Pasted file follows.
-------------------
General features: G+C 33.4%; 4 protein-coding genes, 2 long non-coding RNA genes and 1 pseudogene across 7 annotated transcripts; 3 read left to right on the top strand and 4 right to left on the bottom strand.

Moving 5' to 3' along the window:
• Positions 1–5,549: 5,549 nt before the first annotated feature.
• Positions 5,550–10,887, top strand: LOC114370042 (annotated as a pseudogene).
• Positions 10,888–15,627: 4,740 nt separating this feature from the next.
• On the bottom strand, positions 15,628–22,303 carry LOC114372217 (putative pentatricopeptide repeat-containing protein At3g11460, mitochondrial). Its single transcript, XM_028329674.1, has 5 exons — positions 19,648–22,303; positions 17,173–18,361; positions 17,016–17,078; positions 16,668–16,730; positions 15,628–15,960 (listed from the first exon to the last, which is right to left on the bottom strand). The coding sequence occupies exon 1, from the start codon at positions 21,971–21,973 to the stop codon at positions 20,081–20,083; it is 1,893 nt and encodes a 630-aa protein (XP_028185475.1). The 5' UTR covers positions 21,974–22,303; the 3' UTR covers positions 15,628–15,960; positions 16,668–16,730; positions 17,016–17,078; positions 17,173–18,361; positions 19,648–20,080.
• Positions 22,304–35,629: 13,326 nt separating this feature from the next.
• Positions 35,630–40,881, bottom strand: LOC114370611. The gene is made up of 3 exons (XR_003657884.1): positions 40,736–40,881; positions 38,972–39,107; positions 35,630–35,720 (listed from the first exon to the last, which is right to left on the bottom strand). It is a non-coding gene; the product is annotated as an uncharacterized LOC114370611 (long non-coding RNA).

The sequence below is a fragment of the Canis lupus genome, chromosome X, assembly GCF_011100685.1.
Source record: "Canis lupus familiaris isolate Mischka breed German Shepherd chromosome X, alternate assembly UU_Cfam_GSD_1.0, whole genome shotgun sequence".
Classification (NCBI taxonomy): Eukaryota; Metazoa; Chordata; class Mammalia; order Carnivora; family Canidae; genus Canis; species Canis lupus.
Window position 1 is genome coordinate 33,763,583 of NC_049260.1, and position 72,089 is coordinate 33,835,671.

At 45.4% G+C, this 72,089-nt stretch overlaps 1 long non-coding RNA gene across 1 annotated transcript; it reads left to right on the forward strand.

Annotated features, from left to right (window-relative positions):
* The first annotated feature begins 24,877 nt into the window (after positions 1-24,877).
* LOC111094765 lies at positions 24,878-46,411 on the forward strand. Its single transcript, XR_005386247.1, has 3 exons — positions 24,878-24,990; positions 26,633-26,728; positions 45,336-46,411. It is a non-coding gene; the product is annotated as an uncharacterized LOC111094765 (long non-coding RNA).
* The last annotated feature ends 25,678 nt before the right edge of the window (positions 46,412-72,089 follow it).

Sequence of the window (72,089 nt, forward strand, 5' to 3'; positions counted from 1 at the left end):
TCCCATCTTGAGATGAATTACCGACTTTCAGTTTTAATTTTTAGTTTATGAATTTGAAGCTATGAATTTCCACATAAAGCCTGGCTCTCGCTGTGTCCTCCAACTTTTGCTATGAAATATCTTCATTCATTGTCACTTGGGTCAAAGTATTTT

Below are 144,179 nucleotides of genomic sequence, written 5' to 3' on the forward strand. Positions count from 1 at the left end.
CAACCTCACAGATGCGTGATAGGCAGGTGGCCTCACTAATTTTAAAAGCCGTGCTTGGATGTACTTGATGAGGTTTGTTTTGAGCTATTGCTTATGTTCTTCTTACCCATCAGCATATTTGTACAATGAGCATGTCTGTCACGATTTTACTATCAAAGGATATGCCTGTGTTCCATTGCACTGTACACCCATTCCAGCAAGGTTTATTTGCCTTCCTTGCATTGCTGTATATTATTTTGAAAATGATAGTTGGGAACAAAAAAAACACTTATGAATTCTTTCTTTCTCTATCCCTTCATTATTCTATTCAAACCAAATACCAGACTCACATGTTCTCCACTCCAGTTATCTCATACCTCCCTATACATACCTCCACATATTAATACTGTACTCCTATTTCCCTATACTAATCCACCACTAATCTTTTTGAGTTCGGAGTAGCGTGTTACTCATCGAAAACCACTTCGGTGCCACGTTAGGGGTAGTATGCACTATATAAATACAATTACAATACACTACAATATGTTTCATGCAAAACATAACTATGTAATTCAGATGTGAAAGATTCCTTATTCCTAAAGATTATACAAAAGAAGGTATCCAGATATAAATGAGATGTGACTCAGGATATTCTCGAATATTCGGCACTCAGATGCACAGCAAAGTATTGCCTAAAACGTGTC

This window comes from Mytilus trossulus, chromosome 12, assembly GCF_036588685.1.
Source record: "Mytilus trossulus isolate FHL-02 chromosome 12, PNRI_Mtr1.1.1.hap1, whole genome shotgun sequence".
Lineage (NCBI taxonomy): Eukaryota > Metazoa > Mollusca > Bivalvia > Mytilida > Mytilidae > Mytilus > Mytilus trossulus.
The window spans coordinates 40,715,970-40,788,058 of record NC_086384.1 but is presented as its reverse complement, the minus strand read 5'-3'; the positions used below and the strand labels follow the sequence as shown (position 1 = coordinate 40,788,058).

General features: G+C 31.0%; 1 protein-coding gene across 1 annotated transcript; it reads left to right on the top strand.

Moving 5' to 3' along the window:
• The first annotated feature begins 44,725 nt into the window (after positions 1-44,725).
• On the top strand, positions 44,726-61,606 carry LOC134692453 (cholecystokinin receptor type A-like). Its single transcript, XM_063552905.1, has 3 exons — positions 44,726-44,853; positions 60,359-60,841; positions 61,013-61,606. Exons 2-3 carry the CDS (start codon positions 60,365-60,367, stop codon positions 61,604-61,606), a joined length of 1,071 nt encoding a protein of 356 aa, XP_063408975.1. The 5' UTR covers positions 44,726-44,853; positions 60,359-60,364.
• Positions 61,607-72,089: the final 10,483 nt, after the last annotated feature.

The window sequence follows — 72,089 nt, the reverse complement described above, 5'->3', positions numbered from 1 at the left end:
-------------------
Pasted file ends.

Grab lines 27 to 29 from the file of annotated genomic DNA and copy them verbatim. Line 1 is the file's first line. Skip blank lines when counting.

Moving 5' to 3' along the window:
• The first annotated feature begins 44,725 nt into the window (after positions 1-44,725).
• On the top strand, positions 44,726-61,606 carry LOC134692453 (cholecystokinin receptor type A-like). Its single transcript, XM_063552905.1, has 3 exons — positions 44,726-44,853; positions 60,359-60,841; positions 61,013-61,606. Exons 2-3 carry the CDS (start codon positions 60,365-60,367, stop codon positions 61,604-61,606), a joined length of 1,071 nt encoding a protein of 356 aa, XP_063408975.1. The 5' UTR covers positions 44,726-44,853; positions 60,359-60,364.